What is Xanthan Gum?
If you’ve been reading labels, you’ve definitely seen xanthan gum in the ingredients list of certain foods. Be it gluten-free bread, baby formula, cottage cheese or beef jerky, xanthan gum is found in many of our favourite food products. But what is xanthan gum? And is it good for you? Here is everything that you need to know.
What is Xanthan Gum?
Xanthan gum is a powdered food additive that is used as a thickening agent or emulsifier. Xanthan gum is named after Xanthomonas campestris; a bacteria that is used in the fermentation process of certain carbohydrates. The fermentation process of the sugar using the bacteria creates a gel-like substance that is dried and milled into a powder substance known as xanthan gum. (1)(2)
Xanthan gum was first discovered by scientists in the 1960s and is approved as a safe food additive in the USA, Canada, European countries and many others. Although it is made in a laboratory, xanthan gum is a form of polysaccharide and soluble fibre; a type of fibre that dissolves in water and forms a gel-like substance in your digestive system, which has been shown to help balance blood sugar levels as it slows the absorption of sugar to the bloodstream. (3)
What Is Xanthan Gum Used For?
Xanthan gum can be used in a number of different ways; as an emulsifier, as a thickener or to create a creamy texture. Xanthan gum is able to suspend particles in a liquid or encourage liquids that don’t typically mix together to stay together, making it a great addition to salad dressings or sauces. (4) When added to liquid it dissolves to create a viscous solution, which can be used to increase the thickness of batters or improve texture and mouthfeel.
Is Xanthan Gum Bad for You?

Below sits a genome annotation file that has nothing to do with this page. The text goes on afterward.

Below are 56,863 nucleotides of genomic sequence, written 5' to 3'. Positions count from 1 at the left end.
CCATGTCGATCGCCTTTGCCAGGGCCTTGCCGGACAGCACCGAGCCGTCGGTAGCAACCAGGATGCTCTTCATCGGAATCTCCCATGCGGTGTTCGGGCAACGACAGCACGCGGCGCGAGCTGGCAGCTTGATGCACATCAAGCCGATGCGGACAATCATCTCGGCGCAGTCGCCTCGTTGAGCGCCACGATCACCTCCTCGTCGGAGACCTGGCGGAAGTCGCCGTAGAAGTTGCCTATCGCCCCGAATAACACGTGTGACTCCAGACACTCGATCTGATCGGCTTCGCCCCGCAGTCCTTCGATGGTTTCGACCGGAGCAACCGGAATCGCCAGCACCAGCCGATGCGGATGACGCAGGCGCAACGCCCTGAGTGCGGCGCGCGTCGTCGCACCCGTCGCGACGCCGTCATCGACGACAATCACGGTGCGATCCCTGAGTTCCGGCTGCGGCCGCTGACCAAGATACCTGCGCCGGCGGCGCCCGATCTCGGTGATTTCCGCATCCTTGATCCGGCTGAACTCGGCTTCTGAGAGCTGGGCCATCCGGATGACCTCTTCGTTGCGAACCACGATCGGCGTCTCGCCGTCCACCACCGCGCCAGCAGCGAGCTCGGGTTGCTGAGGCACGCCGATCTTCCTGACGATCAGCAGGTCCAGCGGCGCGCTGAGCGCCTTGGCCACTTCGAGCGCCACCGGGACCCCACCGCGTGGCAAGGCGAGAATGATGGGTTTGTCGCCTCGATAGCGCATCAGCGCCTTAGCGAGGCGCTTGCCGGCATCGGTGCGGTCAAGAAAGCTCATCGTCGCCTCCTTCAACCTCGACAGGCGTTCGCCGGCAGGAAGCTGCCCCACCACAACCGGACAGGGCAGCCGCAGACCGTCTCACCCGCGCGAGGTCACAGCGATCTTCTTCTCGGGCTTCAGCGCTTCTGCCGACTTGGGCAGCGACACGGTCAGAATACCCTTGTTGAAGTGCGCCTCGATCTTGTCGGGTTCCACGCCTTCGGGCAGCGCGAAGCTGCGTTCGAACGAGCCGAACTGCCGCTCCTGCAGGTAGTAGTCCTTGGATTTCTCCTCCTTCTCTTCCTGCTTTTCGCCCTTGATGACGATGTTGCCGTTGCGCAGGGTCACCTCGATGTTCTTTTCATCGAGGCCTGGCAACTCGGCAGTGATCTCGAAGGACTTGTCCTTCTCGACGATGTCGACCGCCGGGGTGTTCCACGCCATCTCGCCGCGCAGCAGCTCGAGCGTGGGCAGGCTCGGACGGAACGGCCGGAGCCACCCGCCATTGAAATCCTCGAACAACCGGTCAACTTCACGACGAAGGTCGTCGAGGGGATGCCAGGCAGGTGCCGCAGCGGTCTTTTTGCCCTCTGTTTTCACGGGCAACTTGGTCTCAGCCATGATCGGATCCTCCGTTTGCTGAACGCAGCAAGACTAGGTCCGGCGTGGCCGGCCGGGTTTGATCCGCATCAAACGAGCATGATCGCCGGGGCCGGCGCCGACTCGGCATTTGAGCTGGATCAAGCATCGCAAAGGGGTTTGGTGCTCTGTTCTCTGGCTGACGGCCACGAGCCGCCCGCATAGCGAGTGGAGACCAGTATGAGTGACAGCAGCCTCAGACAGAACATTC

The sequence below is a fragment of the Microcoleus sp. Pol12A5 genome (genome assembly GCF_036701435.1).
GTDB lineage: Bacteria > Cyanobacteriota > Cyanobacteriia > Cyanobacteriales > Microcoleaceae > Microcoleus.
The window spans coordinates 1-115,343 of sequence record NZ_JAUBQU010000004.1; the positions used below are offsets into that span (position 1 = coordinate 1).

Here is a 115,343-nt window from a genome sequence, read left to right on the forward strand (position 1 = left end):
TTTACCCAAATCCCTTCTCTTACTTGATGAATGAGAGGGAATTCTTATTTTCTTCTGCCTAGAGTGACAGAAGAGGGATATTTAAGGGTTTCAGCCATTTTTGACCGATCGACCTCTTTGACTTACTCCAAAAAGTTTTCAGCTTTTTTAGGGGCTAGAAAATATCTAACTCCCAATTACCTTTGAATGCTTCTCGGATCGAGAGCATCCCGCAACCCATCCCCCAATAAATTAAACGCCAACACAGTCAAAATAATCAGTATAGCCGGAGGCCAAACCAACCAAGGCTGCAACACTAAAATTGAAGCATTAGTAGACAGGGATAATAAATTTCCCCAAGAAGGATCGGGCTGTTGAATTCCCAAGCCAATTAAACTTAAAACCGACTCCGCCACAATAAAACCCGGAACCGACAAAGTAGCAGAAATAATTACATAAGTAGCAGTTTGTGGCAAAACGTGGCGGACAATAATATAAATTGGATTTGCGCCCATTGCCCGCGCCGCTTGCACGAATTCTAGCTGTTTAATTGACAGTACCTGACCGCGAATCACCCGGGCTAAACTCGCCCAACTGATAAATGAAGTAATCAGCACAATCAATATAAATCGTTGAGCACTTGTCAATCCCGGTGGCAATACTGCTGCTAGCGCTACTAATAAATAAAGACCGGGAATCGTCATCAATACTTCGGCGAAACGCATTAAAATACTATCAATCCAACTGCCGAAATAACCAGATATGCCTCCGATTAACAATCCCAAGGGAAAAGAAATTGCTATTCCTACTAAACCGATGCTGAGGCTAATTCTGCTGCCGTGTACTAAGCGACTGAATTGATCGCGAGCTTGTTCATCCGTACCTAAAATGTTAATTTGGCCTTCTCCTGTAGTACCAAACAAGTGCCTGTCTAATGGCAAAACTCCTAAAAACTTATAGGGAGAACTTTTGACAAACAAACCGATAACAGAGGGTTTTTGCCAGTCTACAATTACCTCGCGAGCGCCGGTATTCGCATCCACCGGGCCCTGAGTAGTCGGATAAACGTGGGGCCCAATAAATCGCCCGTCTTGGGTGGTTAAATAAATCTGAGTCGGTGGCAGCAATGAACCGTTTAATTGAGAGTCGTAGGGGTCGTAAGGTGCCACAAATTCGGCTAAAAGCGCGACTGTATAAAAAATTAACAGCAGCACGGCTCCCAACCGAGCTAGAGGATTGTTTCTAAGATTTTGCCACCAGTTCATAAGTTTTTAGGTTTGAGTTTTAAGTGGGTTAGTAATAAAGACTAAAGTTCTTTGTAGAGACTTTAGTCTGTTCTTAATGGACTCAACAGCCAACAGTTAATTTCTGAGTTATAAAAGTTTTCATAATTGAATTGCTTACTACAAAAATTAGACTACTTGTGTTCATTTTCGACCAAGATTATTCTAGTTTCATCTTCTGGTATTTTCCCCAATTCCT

Overall, there is very little evidence that xanthan gum could be harmful to you. The FDA and Health Canada, as well as many other countries around the world currently approve xanthan gum for use. (5)(6) Although xanthan gum is a laboratory-made food additive, it is important to understand that not all food additives are harmful or unhealthy. Aside from potentially triggering digestive issues or food allergies in a small number of people, xanthan gum is generally regarded as safe for consumption. (7)
Where is Xanthan Gum Found?
In the world of gluten-free baking, xanthan gum plays a particularly important role. Gluten in flour helps to add a natural elasticity and viscosity to the dough, which allows for air bubbles to form in bread, baked foods to rise and create shape and hold cookies together. Gluten-free flours and flour alternatives do not allow for this elasticity and texture to form, so xanthan gum helps to replicate these properties.
In addition to baked foods, xanthan gum can be found in numerous prepared food products that line our grocery stores shelves. Although the exact approved uses of xanthan gum will vary from one country to the next, xanthan gum can commonly be found in:
- Beef Jerky
- Cottage Cheese
- Creamed Cheese
- Fish Roe
- Gluten-Free Baked Goods
- Ice Cream
- Infant Formula
- Salad Dressing
- Sour Cream
- Whipping Cream
In addition to food products, xanthan gum is also used in lotions, creams, toothpaste and shampoo.
Xanthan gum is a powdered food additive that can be used as a thickening agent, stabilizer or emulsifier in food production. It is commonly found in gluten-free baked goods, as well as dressings, sauces and cheese products. Currently, there is little evidence to suggest that xanthan gum is harmful for consumption and it is approved for use in food and personal products in the USA, Canada, European countries and many others.